Trucks will likely be the way porcine epidemic diarrhea virus will sneak across the border.
“Trucking is one of our biggest risks, especially from the U.S. where there is this disease,” said swine veterinarian Dr. Egan Brockhoff, during an Alberta Pork telephone conference call on PED Jan. 17.
“Enhanced biosecurity is the best way to prevent this virus from entering Canada and certainly from entering your farm.”
PED was first discovered in the U.S. in May 2013 and has since killed three million pigs and is believed to have affected 15 to 20 per cent of the U.S. pork industry, causing millions of dollars damage.
“It has been insanely devastating to the U.S. pork industry,” said Brockhoff, of Prairie Swine Health Services.
PED and transmissible gastro enteritis (TGE), became reportable diseases in Alberta on Jan. 20. TGE is not as serious as PED, but the two are almost impossible to tell apart without laboratory testing.
Brockhoff said if the virus gets into a new or “naïve herd” especially in a sow barn, the results can be devastating with almost 100 per cent mortality in young pigs.
“Introduction of PED virus into a naïve sow herd is a devastating event for that farm, the pigs on that farm and certainly for the people working with the pigs in the barn.”
Infection can cause acute outbreaks of severe watery diarrhea and vomiting. The disease is often much more subtle in a grower finisher barn. It’s harder to identify and mortality rates are low and the infection can be missed.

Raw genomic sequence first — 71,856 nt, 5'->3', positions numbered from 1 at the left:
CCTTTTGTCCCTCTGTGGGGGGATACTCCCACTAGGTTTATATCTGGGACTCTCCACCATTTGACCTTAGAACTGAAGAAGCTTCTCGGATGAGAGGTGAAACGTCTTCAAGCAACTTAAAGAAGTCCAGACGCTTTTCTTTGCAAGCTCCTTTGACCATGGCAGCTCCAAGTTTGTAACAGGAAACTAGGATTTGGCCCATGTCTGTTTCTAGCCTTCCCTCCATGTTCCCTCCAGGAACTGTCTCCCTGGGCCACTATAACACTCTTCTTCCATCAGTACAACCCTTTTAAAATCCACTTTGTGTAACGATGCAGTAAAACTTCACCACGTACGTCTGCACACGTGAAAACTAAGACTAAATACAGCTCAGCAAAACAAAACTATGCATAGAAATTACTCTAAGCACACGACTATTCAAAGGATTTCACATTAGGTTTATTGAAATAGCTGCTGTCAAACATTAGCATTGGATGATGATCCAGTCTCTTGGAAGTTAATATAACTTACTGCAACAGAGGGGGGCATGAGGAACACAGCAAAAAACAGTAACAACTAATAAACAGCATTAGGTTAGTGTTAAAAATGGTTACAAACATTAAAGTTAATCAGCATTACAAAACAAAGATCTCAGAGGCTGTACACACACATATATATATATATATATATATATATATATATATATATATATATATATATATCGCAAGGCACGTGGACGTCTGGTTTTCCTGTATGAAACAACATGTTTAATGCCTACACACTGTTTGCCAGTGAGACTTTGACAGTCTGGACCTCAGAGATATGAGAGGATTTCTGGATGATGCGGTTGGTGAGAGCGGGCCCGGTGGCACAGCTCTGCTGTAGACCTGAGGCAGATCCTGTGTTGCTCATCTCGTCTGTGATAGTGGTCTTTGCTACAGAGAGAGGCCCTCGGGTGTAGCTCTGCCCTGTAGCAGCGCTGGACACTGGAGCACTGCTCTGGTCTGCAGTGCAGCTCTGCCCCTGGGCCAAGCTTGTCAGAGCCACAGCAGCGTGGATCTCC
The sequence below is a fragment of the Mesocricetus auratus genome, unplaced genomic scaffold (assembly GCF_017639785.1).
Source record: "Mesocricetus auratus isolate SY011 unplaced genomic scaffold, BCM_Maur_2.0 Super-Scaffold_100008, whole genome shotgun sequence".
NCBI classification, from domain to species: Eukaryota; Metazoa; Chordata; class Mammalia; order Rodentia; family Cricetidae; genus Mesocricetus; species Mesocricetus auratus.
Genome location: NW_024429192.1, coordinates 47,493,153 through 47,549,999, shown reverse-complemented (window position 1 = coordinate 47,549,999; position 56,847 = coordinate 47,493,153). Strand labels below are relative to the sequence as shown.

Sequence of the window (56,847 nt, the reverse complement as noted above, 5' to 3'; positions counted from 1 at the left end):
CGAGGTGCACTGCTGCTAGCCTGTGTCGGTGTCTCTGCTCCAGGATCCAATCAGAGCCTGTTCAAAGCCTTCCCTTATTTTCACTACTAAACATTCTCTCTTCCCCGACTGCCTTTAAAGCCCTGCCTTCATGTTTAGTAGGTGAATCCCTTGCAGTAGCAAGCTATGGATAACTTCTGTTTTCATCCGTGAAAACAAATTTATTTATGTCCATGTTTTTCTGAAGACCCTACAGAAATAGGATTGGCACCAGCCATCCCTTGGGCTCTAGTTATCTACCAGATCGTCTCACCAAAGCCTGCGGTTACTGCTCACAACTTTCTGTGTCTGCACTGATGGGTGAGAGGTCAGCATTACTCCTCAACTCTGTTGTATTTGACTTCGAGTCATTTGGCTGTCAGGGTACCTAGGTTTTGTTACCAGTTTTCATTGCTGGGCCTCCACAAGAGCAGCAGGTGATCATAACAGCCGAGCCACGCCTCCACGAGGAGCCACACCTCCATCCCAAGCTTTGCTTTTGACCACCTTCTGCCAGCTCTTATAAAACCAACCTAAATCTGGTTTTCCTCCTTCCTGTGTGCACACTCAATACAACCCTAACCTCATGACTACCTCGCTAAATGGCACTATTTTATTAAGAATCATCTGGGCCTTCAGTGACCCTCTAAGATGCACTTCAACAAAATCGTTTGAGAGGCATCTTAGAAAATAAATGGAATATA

In south Asia, where Brockhoff has worked, producers are unable to get rid of the virus, which causes chronic instant diarrhea in suckling piglets and often in the nursery. It takes two to four days from initial exposure until the clinic signs are observed in the barn.
“You will know right away, especially in the sow herd if this virus is present,” he said.
In the U.S., many farms describe recurring breaks of virus on farm as each new naïve animal is brought in.
Transport and transport truck washes in the U.S. have been identified as a major way the virus is spread, especially truck washes that use recycled water.
Trailers may look clean, but were potentially positive for the virus.
“We encourage producers to take responsibility themselves to ensure all trucks coming onto their farms have been cleaned, disinfected and dried adequately. This is something you should be asking your trucker, especially if they have any connection at all with the U.S.,” said Brockhoff.
During the telephone town hall, veterinarian Dr. Lucie Verdon with the Canadian Swine Health Board said other provinces are also taking this disease seriously.
A Quebec scenario estimates PED could cause $13 to $50 million of damage to the Quebec hog industry depending on how quickly it is contained.
“This is very serious and this is why so many people are actively trying to halt this disease and keep the advantage for Canada,” she said.
In Ontario, officials are assessing the threat of PED in assembly yards by testing trucks and yards for PED.
“The threat is real serious, it is there,” she said.
PED is not a virus that can infect humans and it is not a food safety or public health concern.